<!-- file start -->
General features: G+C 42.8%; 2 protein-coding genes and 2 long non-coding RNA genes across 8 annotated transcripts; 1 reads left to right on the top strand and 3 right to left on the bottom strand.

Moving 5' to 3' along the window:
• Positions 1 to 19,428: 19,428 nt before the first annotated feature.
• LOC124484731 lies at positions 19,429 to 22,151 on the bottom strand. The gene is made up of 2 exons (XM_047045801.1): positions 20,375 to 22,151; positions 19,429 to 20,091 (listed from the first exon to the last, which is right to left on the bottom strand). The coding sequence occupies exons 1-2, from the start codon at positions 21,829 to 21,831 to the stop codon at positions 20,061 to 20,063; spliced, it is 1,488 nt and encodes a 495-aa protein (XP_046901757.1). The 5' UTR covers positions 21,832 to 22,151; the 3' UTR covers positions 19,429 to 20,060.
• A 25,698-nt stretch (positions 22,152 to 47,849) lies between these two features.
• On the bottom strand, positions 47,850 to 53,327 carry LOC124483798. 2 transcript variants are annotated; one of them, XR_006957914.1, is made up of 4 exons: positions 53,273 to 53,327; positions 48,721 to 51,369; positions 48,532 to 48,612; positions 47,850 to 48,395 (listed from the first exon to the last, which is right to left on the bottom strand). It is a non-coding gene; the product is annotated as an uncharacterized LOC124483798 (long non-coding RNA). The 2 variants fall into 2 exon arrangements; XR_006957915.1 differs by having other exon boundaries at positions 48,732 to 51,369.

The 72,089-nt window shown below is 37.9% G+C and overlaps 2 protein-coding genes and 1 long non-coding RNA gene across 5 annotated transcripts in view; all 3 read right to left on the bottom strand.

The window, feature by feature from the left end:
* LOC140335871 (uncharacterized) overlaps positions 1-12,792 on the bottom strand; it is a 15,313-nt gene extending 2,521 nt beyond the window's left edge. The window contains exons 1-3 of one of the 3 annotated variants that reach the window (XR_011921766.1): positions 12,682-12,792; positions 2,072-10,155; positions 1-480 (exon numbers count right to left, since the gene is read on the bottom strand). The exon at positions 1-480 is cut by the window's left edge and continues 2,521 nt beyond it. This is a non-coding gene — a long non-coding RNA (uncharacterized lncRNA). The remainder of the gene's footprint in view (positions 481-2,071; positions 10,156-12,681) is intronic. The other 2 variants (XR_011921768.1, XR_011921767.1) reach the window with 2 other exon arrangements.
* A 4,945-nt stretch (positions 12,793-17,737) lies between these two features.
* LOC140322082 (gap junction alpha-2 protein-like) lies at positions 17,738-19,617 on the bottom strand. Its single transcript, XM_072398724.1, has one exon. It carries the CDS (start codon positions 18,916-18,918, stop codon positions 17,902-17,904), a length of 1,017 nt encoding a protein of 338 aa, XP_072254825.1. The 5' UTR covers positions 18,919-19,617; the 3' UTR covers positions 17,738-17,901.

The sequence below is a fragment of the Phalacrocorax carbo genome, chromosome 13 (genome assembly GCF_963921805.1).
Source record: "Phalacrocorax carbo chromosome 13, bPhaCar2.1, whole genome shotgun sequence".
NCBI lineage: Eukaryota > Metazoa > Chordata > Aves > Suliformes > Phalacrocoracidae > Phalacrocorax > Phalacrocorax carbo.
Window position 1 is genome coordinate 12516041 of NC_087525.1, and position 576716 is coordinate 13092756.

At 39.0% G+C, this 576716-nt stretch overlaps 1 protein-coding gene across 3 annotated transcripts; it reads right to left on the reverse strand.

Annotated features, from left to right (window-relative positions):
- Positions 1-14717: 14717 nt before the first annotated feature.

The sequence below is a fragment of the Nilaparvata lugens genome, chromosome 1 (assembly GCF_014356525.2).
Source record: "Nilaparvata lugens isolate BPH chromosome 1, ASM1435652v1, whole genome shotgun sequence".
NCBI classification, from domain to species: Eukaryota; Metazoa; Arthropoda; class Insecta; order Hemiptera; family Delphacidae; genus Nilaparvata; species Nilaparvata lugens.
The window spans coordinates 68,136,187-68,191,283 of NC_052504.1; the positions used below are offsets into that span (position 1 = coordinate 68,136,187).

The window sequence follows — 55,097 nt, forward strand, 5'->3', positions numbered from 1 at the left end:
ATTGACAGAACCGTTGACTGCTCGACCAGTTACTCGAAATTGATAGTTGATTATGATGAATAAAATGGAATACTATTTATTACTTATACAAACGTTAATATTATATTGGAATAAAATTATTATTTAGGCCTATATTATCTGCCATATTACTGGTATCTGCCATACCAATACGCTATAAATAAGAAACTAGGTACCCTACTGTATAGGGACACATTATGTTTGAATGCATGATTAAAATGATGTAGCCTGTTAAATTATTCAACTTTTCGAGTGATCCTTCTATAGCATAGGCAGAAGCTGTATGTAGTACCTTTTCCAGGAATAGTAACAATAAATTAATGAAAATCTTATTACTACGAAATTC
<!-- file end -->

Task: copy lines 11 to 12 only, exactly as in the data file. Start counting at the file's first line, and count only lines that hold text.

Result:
* LOC140322082 (gap junction alpha-2 protein-like) lies at positions 17,738-19,617 on the bottom strand. Its single transcript, XM_072398724.1, has one exon. It carries the CDS (start codon positions 18,916-18,918, stop codon positions 17,902-17,904), a length of 1,017 nt encoding a protein of 338 aa, XP_072254825.1. The 5' UTR covers positions 18,919-19,617; the 3' UTR covers positions 17,738-17,901.

The sequence below is a fragment of the Phalacrocorax carbo genome, chromosome 13 (genome assembly GCF_963921805.1).